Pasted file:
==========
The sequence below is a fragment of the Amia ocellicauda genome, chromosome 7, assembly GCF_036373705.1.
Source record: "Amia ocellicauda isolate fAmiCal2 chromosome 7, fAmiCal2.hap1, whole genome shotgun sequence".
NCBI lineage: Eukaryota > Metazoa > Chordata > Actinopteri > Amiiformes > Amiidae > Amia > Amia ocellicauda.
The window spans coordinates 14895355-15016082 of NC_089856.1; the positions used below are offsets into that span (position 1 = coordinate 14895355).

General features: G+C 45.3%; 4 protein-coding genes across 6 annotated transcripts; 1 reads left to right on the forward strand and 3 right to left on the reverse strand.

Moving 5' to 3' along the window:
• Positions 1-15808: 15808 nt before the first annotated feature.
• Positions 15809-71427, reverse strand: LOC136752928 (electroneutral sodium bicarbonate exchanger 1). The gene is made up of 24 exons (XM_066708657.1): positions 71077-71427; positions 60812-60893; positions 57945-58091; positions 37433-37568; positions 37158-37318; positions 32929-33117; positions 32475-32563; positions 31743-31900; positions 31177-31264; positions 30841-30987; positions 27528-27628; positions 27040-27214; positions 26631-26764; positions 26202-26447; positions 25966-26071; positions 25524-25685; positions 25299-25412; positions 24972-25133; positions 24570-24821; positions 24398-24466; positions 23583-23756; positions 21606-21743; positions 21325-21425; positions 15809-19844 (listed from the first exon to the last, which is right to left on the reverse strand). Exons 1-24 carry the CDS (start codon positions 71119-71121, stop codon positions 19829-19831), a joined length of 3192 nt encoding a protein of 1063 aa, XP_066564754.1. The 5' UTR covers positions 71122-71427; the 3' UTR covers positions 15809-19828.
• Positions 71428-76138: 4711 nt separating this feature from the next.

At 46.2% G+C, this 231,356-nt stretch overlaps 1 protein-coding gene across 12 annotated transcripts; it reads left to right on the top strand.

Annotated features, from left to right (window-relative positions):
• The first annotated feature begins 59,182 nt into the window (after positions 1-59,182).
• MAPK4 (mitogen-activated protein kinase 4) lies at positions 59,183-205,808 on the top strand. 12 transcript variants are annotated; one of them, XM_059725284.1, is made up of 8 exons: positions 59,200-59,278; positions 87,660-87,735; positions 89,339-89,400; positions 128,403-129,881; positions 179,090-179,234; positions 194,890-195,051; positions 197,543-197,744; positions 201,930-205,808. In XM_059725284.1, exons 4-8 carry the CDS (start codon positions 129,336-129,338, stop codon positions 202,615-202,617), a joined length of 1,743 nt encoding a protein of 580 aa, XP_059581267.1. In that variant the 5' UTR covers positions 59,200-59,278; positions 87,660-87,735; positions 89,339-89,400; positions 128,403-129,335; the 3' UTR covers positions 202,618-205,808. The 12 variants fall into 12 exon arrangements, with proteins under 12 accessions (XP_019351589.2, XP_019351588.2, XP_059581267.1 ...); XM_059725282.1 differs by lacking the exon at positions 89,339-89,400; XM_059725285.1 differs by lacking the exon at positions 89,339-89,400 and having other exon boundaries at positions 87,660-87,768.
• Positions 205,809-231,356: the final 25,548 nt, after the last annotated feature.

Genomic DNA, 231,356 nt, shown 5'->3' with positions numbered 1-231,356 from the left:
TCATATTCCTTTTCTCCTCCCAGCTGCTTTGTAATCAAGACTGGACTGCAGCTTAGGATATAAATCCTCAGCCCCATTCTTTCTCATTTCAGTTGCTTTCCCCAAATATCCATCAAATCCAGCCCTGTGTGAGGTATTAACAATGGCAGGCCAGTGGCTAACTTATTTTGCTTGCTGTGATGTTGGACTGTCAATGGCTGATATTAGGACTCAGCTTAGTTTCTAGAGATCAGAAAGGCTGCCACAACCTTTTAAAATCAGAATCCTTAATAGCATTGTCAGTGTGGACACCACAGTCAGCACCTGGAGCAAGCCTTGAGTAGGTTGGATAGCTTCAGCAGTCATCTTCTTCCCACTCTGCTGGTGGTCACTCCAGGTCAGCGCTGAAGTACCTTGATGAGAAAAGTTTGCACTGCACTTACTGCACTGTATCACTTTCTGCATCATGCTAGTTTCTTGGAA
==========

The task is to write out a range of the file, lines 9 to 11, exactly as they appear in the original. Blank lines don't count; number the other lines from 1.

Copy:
• Positions 71428-76138: 4711 nt separating this feature from the next.

At 46.2% G+C, this 231,356-nt stretch overlaps 1 protein-coding gene across 12 annotated transcripts; it reads left to right on the top strand.

Annotated features, from left to right (window-relative positions):